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Photo editing software - What's best?

Sara Sanders , Sep 30, 2008; 12:44 p.m.

Hi there. I am currently searching for the best editing software. I have downloaded a couple of free trial versions (Lightroom 2, Adobe Photoshop Elements 6) so that I could try them out before I had to purchase one. I'm leaning more towards Lightroom 2 after several hours of playing with both. However, I'm hoping to be able to get some opinions before I make my final decision.

A little background - I own my own event photography business. I'm doing mainly weddings right now - and I'm already booking up pretty fast for next year. I'm a huge fan of editing my photos after the weddings to fit the bride and grooms' tastes (B&W, Sepia, Focal B&W, etc.). I need a program that is going to be relatively easy to edit a lot of photographs ((I try to take around 1000 shots per wedding), yet still gives me plenty of tools to work with.

Between the aforementioned programs, which one do you like best and why? If you don't use either program, what program do you use and why do you use that one?

Also - I love to use tools like Focal B&W (where only one part of the picture is in color), soft focus, etc. However, I am having a hard time finding those on Lightroom 2. How would I go about doing something like that?

Any help would be greatly appreciated! Thanks in advance.



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Conrad Erb - Philadelphia, PA , Sep 30, 2008; 01:12 p.m.

Response to Photo editing

sara - make sure you try photomechanic. I find that the most processing time is spent finding the good from the bad files and comparing - photomechanic is the fastest raw browser I have found.

on the other hand, 1000 shots per wedding sounds pretty low to me. I'm more of a 2000-4000 shot kind of guy.

Hooman B , Sep 30, 2008; 01:46 p.m.

Response to Photo editing

LR 2 - couldn't live without it. I use 100% and occasionally export to PS for some things. Its just such a complete program. I shoot RAW, import the RAW in, flag the good stuff, edit from there. You just can't beat it, in my opinion. I'm sure there are plenty of people happy with Aperture too, so you should check that out as well.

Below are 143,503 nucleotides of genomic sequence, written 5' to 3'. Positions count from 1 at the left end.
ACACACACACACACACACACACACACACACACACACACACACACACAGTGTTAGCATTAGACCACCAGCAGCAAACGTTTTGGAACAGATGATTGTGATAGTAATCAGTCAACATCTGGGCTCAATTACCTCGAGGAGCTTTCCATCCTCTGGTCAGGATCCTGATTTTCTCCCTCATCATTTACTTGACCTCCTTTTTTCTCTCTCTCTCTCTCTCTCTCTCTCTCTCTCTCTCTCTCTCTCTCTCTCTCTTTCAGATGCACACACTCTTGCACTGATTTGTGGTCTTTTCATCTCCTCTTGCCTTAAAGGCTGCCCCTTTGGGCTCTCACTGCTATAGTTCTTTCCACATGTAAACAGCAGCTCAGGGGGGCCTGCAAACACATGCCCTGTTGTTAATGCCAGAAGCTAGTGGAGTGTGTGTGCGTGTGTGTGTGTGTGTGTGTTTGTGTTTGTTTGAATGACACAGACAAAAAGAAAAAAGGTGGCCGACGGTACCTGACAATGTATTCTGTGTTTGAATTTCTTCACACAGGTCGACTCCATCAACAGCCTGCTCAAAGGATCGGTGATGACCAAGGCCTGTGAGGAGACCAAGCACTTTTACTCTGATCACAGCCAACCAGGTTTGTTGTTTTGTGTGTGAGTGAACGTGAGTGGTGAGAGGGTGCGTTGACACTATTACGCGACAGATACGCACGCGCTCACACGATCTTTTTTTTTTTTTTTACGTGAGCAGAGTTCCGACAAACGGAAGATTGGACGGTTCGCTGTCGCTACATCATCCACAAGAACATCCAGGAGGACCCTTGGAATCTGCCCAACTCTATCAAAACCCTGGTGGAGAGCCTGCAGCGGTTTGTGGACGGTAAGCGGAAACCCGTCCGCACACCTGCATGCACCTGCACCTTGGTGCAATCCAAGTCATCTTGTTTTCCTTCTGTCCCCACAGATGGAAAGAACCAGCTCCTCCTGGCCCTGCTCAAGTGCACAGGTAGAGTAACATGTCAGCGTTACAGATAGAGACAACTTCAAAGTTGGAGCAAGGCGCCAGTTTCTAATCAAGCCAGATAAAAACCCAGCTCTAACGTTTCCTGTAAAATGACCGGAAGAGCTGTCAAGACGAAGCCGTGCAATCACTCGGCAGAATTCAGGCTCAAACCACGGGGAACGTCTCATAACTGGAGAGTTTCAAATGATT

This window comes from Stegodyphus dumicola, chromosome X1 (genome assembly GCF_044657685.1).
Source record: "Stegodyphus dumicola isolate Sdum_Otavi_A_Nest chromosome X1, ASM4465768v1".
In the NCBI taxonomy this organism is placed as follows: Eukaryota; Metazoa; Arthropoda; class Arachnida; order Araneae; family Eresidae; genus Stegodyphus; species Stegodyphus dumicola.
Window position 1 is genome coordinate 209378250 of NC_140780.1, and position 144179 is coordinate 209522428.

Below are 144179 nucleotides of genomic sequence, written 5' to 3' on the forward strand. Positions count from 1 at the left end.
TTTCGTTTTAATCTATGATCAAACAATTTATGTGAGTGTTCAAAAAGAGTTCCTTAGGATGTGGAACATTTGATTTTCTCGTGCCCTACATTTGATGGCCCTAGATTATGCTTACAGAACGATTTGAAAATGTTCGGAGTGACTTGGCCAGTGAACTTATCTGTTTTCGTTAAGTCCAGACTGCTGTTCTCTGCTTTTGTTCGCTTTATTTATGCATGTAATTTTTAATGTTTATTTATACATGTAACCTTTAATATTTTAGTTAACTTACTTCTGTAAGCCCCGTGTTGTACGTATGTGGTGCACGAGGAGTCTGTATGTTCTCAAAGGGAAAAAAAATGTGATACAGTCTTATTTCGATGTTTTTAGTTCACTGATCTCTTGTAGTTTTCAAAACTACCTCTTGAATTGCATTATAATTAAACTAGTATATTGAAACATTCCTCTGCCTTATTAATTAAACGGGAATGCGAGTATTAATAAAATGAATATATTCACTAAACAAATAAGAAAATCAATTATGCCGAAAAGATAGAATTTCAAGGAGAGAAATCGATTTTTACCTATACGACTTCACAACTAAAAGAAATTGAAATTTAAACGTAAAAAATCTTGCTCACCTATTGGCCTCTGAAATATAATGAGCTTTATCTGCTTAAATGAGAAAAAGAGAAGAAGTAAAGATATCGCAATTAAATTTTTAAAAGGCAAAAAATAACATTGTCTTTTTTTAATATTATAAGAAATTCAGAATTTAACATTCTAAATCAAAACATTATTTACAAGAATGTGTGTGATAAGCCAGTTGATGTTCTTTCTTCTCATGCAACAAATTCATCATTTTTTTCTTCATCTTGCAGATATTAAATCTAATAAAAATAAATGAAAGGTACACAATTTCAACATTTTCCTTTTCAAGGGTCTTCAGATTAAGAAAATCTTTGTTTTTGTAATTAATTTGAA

Steve C. , Sep 30, 2008; 01:58 p.m.

Response to Photo editing

I'd recommend ACDSee Pro 2.5. I've been using it for years. It's half the cost of Lightroom (only $130), has an incredible RAW engine, does batch processing, image management, and I use their tools for 95% of my editing. And, since most of what I shoot is JPEG, I use their shadow/highlight equalizer tool extensively. It's the best shadow / highlight tool you'll find anywhere, because it lets you adjust specific ranges of brightness within your photo, without disturbing the other levels. You can bring up just the shadows without disturbing the highlights. It gives you very fine control. And, they have the same equalizer tool in their RAW converter too, which is built in to the program.

Also, unlike LR, you don't have to "import" a folder of images to work with them, and then export them somewhere else. You simply navigate from folder to folder, and thumbnails are created on the fly, similar to any other file explorer. It's much faster and easier.

You can download a free 30 day trial from their website, just google it.

David Wegwart - Denver/CO. , Sep 30, 2008; 02:02 p.m.

Response to Photo editing

LR2 is becoming my most used PP tool.

Raymond Valois , Sep 30, 2008; 02:23 p.m.

Response to Photo editing

ditto ... "... LR 2 most used photo editing tool !!!! ..." since I've been shooting RAW.


Christopher Hartt , Sep 30, 2008; 07:45 p.m.

LR2 is the 'quick and dirty' version of Photoshop CS3. If you're serious about the craft, master CS3.

David Schilling - Chicago, Illinois , Sep 30, 2008; 07:57 p.m.

Photoshop CS, or CS2, or CS3 is the industry standard.

Stu Nowlin , Sep 30, 2008; 09:21 p.m.

Shooting RAW and about the same number of shots that you do (1,000+) per wedding I use LR 1.4.1 (am migrating to 2). It saves me an incredible amount of time working up proofs for the client and for my web site.

All images I put in albums and sell are further refined with PhotoShop CS3. I can create incredible images here but it takes time and this care with final images pays off with the prices I have established.

The RAW processor (my choice is LR, but it may not be your choice) prepares an acceptable proof. Only PhotoShop gives me the quality and individuality I demand for all my clients.


Jim Strutz - Anchorage, AK , Oct 01, 2008; 12:42 a.m.

A dedicated raw processing program like LR2, ACDSee, or CU1 is great for getting through a high volume of images, but I don't see any of those programs as able to completely replace a dedicated image editor like Photoshop. For some images and some features (like the spot color you're looking for, etc.) you need a real image editor. Photoshop Elements ($100) is the low end version of Photoshop CS4 ($700), but you need something like this at times. Other options in the Elements price range are PaintShop Pro, and Picture Windows Pro. Full blown CS4 is the standard though.

I think an event photography business needs both types; fast raw processor, and dedicated image editor. But if you can only afford one, it has to be the image editor, because it will also process a large amount of files (slowly), but the raw processor can't do many things you will need it to do.

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